After a handful of smaller Fight Night events, the world’s biggest mixed martial arts promotion returns to our screens with UFC 218.
Headlined by an unlikely immediate rematch, Max Holloway defends his newly won UFC featherweight championship from the man he toppled for the title just six months ago.
Holloway was originally slated to defend his title against Frankie Edgar, but after Edgar was forced to withdraw from the contest Aldo stepped up. It might be an immediate rematch that nobody asked for, but that doesn’t mean it’s not interesting.
UFC Featherweight Championship: Max Holloway vs. Jose Aldo
It’s easy to hinge your bet on a previous outcome, but it’s also important to understand that this is a game of inches. However, when looking back at Holloway and Aldo’s previous encounter, it’s difficult to see what adjustments Aldo could make to change the outcome.
There’s a chance, of course. Aldo, who is probably the greatest featherweight of all time, had Holloway on the defensive on a few occasions, but Holloway never looked in trouble. While there’s not much to the notion that he allowed Aldo to land shots – nobody wants to get punched in the face – those first two rounds acted as a primer for what Holloway wanted to accomplish later in the fight.
Once Holloway read Aldo’s offense and had his timing, he came alive.
It resulted in the biggest beatdown of the Brazilian’s career. McGregor finished him in 13 seconds, sure, but Holloway beat him up. It was an extended beating. That kind of loss can change a fighter, and, for Aldo, who has arguably lost much of that famous mystique, it’s a tough road back.
Pick: Max Holloway
Alastair Overeem vs. Francis Ngannou
While MMA is a naturally chaotic sport, the beauty of heavyweight fighting is that anything can happen. When two fighters of such physical stature are throwing shots it only takes one to land to change the narrative of a contest.
Ngannou might be the most terrifying heavyweight prospect we’ve ever seen, and Alastair Overeem is a world class striker with buckets of experience.
While Overeem is an impressive striker, Ngannou brings a level of physicality that may surprise his opponent.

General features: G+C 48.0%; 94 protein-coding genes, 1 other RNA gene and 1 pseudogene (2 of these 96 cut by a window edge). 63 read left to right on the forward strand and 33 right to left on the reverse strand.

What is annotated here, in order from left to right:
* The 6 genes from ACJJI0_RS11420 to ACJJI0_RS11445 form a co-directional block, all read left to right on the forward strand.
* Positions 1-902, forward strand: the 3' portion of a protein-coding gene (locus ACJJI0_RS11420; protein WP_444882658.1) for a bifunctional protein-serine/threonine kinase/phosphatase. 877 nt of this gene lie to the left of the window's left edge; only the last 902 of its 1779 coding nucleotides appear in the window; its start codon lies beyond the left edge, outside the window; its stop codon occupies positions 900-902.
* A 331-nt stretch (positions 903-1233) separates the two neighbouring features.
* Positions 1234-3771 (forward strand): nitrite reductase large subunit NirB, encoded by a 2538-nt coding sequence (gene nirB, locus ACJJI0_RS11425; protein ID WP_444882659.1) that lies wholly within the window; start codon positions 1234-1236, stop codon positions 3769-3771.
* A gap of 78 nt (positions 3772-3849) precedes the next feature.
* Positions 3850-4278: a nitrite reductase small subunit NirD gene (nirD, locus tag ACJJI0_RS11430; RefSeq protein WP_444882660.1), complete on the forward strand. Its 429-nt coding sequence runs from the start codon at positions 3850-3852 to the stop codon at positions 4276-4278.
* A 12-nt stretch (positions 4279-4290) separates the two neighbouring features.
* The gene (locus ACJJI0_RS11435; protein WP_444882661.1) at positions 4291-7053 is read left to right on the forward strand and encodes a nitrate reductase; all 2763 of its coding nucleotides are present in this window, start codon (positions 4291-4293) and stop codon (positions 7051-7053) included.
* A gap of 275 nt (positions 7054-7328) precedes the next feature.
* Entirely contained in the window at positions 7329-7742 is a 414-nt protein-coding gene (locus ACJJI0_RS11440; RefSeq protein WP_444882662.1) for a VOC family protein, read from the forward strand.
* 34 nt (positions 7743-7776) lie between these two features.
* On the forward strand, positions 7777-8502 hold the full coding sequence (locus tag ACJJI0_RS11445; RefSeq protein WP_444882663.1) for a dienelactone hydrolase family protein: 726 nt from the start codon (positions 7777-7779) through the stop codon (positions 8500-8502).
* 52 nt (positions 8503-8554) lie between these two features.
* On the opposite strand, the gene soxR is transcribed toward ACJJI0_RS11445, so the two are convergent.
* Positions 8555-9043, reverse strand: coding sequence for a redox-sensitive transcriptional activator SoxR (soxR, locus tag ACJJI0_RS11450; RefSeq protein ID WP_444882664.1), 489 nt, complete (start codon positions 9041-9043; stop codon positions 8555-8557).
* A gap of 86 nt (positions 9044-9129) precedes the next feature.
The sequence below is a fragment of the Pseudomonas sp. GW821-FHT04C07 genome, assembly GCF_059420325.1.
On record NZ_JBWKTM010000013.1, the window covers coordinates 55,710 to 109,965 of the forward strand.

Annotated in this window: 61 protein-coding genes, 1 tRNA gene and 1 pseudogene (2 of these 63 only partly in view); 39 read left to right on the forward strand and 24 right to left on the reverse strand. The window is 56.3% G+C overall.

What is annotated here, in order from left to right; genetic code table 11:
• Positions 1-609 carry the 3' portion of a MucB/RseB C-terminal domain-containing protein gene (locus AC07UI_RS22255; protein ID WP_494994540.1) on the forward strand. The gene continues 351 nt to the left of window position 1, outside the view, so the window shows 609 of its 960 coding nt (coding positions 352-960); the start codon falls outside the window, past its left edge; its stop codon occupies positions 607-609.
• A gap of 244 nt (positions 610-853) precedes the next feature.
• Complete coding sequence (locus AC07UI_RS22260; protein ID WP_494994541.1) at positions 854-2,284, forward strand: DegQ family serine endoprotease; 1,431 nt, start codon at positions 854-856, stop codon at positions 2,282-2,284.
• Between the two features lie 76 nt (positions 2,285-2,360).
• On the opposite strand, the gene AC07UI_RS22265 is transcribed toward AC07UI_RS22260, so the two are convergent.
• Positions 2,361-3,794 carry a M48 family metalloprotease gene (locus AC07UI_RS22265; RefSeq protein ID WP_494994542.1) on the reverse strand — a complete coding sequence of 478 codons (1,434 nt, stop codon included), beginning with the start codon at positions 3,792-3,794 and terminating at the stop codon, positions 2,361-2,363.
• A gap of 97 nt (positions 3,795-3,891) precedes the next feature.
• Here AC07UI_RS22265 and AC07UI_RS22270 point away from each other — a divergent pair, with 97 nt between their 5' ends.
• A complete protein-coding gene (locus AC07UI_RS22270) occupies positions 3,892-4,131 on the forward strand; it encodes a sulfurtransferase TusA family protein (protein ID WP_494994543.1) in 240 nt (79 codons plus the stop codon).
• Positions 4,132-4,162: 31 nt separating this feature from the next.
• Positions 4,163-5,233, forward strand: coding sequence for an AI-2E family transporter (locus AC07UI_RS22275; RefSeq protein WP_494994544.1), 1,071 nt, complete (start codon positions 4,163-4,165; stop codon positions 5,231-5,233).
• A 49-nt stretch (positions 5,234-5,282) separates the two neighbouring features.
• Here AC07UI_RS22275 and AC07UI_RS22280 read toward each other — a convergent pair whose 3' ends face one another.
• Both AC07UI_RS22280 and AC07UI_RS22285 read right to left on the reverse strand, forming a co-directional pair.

Ngannou’s quickness, especially his hand-speed, doesn’t seem relative to his size. He moves like a much smaller guy, but still holds incredible power (he smashed the world record for the World’s Hardest Punch recently).
With Overeem being a savvy veteran, his most likely path to victory may be using that experience and showing us something we don’t yet know about Ngannou’s skillset. However, what’s more likely is Ngannou continuing his rise in the rankings with a knockout victory over ‘The Reem’ who has lost consciousness a few times in the past.
Pick: Francis Ngannou
Henry Cejudo vs. Sergio Pettis
Isn’t it infuriating when fights are cancelled? This is a fight that was supposed to happen back in May, but Cejudo injured his hand. They went their separate ways, won a fight apiece, and now find themselves matched-up again.
And you know what? It’s good that the fight was cancelled when it was, because it’s now infinitely more appetising.
Cejudo looked far better in his previous contest.
His striking was improved so much that it was like a video-game where you buy upgrades for character to make them exponentially more impressive. Pettis, meanwhile, has made big improvements in his own right.
Given Cejudo’s improved striking and his ability to mix in his elite grappling, it’s hard not to side with the Olympian. Pettis has been guilty of playing the Jiu Jitsu guard game from his back in previous outings, and losing rounds, and I could see a similar thread happen here.
Pick: Henry Cejudo
Eddie Alvarez vs. Justin Gaethje
Remember how we said MMA is chaotic by nature? These two guys epitomize that. It also makes for possibly the toughest pick on this card. Gaethje, a former WSOF champion, thrives in chaos – but so does Alvarez. However, Alvarez can temper his aggression when needed (see his victories over Melendez and Pettis), while Gaethje is all-in, pretty much all the time.
If Alvarez fights smart and uses his good boxing fundamentals he can get the job done, but it’s perhaps more likely that the Underground King will be drawn into a brawl. In that scenario, Gaethje might be slightly favoured. Although he has taken a lot of damage in his 18 wins, he has better recovery and will be able to outlast Alvarez in aggressive scrap.
Pick: Justin Gaethje
Tecia Torres vs. Michelle Waterson
From a matchmaking point of view, this is a strange fight. Torres is coming off her best performance to date in the UFC and Waterson is arguably coming off her worst. Both women have a common loss on their records in Rose Namajunas, with Torres putting on the better display. However, MMA math doesn’t work and Torres probably ran into Namajunas at a better time, with Namajunas being a way better fighter when she fought Waterson.
Based on form, Torres is the favourite, but she has a habit of getting into closely contested decisions. Waterson, while physically smaller, will have the reach advantage going in, and she uses her reach quite well. Waterson may be able to keep Torres at the end of her punches and kicks en route to a decision.
Pick: Michelle Waterson
Pick of the Props: Francis Ngannou KO & Round 1 – 13/8
Odds correct at time of posting.